In a study examining pregnant women's expectations, first time mothers anticipated that their nurse would spend 53% of her time offering physical comfort, emotional support, information, and advocacy. However studies have shown that the actual amount of time an obstetrical nurse spends doing these things is closer to 6%*. With hospital interventions at an all-time high, nurses may want to do these things for women, but the reality is that they have to spend a lot of time just managing medical concerns and hospital policies. In fact until a women starts to push, nurses do not usually spend time in the labor room but rather monitor remotely at the nurses’ station. In my own experience as a doula, it is not unusual to attend a whole labor and never see the nurse touch mom in a non-clinical manner. She may move fetal monitors, take a woman’s temperature or feel her cervix by placing her fingers in mom’s vagina but never touch the mom outside of these tasks.

On the other hand, a doula's primary focus is on the laboring couple. Her continuous care allows for her to respond quickly, make recommendations based on how labor is unfolding and provide immediate emotional and physical support. A doula sees natural birth all the time. She is familiar with the sights and sounds of normal labor and can often anticipate what a woman will want as she labors. She is trained to suggest position changes, relaxation methods and comfort measures. If a couple has taken a great birth preparation class they will have confidence and information, but that does not replace having someone there to answer questions and provide ongoing encouragement. A doula does not have to analyze a fetal heartbeat, administer antibiotics or enforce hospital policies.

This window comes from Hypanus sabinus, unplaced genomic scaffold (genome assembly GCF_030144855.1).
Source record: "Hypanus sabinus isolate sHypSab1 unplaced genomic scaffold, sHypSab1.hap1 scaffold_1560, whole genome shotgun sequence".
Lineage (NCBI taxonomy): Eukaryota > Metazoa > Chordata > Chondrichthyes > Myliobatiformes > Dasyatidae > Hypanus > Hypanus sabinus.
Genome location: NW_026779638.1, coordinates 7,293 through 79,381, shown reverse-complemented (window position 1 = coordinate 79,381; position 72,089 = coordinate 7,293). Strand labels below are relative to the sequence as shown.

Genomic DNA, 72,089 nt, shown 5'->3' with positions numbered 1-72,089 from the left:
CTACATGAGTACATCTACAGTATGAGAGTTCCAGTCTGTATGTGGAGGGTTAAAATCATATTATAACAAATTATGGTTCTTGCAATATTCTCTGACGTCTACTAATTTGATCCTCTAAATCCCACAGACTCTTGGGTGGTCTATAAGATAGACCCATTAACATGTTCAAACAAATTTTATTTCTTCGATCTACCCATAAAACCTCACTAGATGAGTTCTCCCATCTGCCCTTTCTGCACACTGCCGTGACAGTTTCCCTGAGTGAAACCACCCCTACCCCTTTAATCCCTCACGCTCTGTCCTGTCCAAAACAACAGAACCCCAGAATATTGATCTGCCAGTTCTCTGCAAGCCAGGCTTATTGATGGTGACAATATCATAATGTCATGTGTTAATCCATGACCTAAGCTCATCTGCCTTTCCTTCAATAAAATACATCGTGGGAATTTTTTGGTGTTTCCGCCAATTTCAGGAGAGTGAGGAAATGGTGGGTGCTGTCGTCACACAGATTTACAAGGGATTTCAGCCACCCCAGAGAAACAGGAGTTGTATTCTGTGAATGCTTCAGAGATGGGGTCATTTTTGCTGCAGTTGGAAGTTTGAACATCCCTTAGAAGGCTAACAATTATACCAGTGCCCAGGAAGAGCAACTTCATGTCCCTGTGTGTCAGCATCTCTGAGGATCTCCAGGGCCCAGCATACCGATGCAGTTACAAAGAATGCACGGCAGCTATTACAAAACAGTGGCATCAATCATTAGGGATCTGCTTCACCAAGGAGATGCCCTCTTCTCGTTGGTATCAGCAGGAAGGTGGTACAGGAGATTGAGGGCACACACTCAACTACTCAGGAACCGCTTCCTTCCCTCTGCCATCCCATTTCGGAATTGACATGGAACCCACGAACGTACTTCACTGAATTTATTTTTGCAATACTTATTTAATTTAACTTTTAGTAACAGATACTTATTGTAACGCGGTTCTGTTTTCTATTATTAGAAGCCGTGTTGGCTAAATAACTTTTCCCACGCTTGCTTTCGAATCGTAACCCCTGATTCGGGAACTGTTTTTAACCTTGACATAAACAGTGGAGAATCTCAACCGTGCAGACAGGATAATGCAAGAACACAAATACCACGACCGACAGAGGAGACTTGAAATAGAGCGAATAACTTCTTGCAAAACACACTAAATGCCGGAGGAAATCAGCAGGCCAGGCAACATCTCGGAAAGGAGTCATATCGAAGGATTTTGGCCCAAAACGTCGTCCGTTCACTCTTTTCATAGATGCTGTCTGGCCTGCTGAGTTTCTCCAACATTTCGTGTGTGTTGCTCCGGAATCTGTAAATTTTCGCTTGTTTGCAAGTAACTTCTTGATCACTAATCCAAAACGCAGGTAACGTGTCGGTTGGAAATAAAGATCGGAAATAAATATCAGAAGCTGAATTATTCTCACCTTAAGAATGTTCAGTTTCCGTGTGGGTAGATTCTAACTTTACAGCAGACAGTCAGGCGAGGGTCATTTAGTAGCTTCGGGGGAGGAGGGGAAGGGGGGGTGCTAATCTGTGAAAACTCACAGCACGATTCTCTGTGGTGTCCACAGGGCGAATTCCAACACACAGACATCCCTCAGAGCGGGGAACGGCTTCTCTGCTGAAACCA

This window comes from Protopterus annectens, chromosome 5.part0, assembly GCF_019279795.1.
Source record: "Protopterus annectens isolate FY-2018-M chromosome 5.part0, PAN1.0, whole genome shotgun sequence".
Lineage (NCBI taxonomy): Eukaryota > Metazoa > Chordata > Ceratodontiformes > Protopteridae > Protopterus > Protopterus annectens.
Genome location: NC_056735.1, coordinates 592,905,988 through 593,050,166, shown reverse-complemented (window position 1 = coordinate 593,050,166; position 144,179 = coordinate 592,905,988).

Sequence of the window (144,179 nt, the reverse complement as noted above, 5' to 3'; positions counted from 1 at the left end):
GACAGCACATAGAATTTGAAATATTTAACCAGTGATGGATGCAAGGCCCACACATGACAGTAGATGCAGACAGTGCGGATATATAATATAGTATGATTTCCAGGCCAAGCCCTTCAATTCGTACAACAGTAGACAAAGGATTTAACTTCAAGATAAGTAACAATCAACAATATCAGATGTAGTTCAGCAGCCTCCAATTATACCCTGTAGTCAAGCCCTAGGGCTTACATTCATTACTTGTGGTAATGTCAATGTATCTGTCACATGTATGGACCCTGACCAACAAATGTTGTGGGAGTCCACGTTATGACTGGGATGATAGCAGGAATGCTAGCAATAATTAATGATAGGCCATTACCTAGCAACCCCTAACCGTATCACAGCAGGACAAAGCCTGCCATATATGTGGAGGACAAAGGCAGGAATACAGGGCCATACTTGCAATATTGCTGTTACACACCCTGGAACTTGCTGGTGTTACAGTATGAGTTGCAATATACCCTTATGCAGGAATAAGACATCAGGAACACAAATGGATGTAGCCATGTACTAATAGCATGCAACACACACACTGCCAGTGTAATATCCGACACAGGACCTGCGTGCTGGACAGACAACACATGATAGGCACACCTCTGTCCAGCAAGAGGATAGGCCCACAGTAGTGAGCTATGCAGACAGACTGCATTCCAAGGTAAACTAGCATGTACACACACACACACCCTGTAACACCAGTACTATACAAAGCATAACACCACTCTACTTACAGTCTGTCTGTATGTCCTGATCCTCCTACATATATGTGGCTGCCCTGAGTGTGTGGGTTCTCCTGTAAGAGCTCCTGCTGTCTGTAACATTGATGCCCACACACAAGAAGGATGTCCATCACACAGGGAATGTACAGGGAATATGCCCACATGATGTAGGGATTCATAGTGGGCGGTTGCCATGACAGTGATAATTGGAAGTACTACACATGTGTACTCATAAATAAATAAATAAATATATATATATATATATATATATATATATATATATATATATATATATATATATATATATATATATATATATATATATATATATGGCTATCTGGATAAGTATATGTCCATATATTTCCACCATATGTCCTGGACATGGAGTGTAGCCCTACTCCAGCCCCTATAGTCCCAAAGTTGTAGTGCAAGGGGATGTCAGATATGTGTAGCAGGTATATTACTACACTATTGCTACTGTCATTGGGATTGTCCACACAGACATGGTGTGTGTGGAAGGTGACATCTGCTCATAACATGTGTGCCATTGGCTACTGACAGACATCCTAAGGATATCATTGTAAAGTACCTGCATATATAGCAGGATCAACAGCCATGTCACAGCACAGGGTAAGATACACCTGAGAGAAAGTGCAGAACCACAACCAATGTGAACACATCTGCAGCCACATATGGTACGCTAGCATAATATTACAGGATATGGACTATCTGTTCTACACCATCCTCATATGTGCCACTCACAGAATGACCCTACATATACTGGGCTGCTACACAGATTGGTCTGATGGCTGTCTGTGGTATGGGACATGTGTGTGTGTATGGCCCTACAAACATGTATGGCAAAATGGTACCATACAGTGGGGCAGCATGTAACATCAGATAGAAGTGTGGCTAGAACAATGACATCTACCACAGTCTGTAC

The relationship between an expectant couple and their doula is also different than with their nurse whom they generally meet the day of delivery. The doula has likely been working with the couple prenatally and often has been laboring with a couple in their home prior to arriving at the hospital. The doula will know the couple’s desires, their concerns and even the dynamics of the couple’s relationship.  She knows if a relative is someone that should be in the labor room. She knows that mom wants to have the cute nursing bra on for pictures even if she says she doesn’t care at the time. A doula is there through as many shift changes as it takes which offers stability when other faces may be changing and a doula will stay with a laboring woman so her partner can get coffee, check on older children or get some food. In the weeks after the baby is born, the doula is available to talk, to answer questions, and to process concerns.